The NHL announced the finalists for the 2012-13 Mark Messier NHL
Leadership Award presented by Bridgestone, because only our greatest NHL awards have title sponsors.
Daniel Alfredsson of the Ottawa Senators, Dustin Brown of the Los Angeles Kings and Jonathan Toews of the Chicago Blackhawks are the three finalists for the award, which is presented to “the player who exemplifies great leadership qualities to his team, on and off the ice during the regular season,” the National Hockey League announced today.
According to the NHL:
“Mark Messier solicits suggestions from club and League personnel and NHL fans to compile a list of potential candidates. However, the selection of the three finalists and ultimate winner is Messier’s alone.”
We’re rather enamored with the idea that Mark Messier has a lemonade stand-like booth outside of NHL regular-season games with a handwritten “ASK ME ABOUT MY LEADERSHIP AWARD” sign above it. Typical conversation goes like this:
MESS: “So who is your pick for the player who exemplifies great leadership qualities to his team, on and off the ice during the regular season?”
FAN: “I think Ryan Callahan might be one the Rangers' greatest captains and leaders.”
MESS: [Laughs dismissively] Yeah, I supposed he's OK ... if you like guys that have never guaranteed a victory in the Eastern Conference Finals and on his way to breaking a 54-year curse to bring the Stanley Cup to New York. Also, not bald enough, sorry. NEXT!”
Who wins this Mess?
Why Daniel Alfredsson Deserves The Mess
Via the NHL:
Alfredsson, the NHL’s longest-serving active captain, leads the Senators in numerous categories, including games played, goals, assists and points. He has taken a leadership role off of the ice as well, working with the Boys and Girls Club of Ottawa, the Royal Ottawa Foundation for Mental Health and the Sens Foundation. Alfredsson has supported the Boys and Girls Club of Ottawa for the past 10 seasons, purchasing tickets and suites for club members to attend Senators games and serving as title sponsor of Ringside for Youth, the club’s primary fundraising event during the season. Since 2008, he also has been the spokesperson and champion for the Royal’s “You Know Who I Am” campaign, leading the way to help reduce the stigma surrounding mental health issues. In addition, Alfredsson has supported the Royal’s “Do It for Daron” campaign to assist in raising the profile of youth mental health issues.
Alfie’s off-ice credentials for this award are really inspiring, but so is the way he helped keep the team on track during a season of injury adversity. He’s bridged the gap between the vets and the young players for the last two seasons. A captain worthy of the ‘C’.
Why Dustin Brown Deserves The Mess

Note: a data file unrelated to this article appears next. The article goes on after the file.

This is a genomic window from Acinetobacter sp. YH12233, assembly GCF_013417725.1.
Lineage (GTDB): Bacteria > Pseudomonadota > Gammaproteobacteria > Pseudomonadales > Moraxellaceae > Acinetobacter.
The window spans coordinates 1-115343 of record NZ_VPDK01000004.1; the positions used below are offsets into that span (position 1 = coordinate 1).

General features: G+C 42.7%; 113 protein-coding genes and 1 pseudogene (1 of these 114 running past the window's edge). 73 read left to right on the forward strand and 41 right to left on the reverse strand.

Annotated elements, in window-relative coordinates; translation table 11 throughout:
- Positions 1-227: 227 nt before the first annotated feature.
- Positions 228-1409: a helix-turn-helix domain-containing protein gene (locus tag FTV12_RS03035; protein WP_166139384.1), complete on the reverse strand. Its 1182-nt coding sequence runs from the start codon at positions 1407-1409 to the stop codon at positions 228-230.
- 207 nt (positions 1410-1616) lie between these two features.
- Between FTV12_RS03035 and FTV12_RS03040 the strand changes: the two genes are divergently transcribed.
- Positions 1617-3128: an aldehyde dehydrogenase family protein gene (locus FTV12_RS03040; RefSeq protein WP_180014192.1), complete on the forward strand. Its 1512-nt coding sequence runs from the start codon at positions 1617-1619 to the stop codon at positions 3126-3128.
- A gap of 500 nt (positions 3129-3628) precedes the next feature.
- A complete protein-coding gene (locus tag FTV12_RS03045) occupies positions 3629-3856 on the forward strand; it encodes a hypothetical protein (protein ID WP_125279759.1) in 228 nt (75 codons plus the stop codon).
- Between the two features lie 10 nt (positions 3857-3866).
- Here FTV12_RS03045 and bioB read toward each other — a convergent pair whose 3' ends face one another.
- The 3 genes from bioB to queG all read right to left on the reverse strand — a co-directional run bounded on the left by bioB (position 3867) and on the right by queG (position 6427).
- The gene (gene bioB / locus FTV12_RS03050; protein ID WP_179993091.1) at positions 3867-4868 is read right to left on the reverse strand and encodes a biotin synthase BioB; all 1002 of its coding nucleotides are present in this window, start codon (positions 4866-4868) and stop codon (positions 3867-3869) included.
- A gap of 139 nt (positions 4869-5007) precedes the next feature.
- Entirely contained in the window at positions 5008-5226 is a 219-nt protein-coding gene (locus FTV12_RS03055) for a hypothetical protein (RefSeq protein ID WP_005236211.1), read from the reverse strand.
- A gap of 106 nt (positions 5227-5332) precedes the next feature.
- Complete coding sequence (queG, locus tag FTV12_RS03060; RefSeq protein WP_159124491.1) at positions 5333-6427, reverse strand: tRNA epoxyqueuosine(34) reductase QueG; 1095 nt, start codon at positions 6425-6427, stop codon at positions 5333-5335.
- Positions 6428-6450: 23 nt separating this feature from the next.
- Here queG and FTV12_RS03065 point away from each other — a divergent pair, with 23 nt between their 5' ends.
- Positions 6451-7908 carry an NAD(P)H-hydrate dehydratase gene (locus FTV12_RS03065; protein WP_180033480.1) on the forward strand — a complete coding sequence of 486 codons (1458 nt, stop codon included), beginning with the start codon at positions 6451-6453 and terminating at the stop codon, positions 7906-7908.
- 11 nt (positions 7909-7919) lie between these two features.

The NHL says:
Brown has spent his entire nine-year NHL career with the Kings, serving as their captain for the past five seasons. He was selected as the Kings’ Most Popular Player this season and is known for his physical playing style, which consistently places him among the League leaders in hits. Capitalizing on his aggressive style of play to help others, Brown makes a $50 donation for each hit he delivers to his opponents – a contribution he has made since the 2008-09 season. Those benefiting from this charitable initiative include the Newborn and Infant Critical Care Unit at Children’s Hospital Los Angeles and KABOOM!, a relationship that has raised $60,000 and culminated with a special playground built in Carson, Calif., in September 2010.
If Brown played in Minnesota, he’d be flat broke based on the number of phantom hits he’d be credited for making. But we digress – Brown deserves a ton of credit for his leadership by example and in the room during the push for the Cup last postseason. Also, he embarrasses the Canucks, much like Messier did.
Why Jonathan Toews Deserves The Mess
The NHL says...
Toews was named captain of the Blackhawks in 2008 when he was just 20-years-old, making him the third-youngest captain in NHL history at the time. While his leadership on the ice is undisputed, his role off the ice with various children’s charitable causes makes him an undeniable role model to fans. In his spare time, Toews volunteers to grant wishes through the Make-A-Wish Foundation and visits with patients at the local children’s hospital and Chicago’s Misericordia. Last fall, he returned home to join the Winnipeg Patrolmen Hockey Club and other NHL players for the “Goals for Dreams Hockey Challenge,” which helped raise $80,000 for the Children’s Hospital Foundation and the Dream Factory, a charity that grants dreams for critically and chronically ill children.
Odd they didn’t include his greatest charity case, Patrick Kane …
Without question, a player that personifies everything one wants out of a captain in the NHL, even when he’s whining about the officiating.
Who Should Win The Mess?
Alfredsson. For all the adulation Paul MacLean receives for keeping the Senators in line during adversity, shouldn’t the captain get a pat on the back as well?
Who Will Win The Mess?
Toews, because he inexplicably hasn’t won it yet despite being the best captain in the NHL.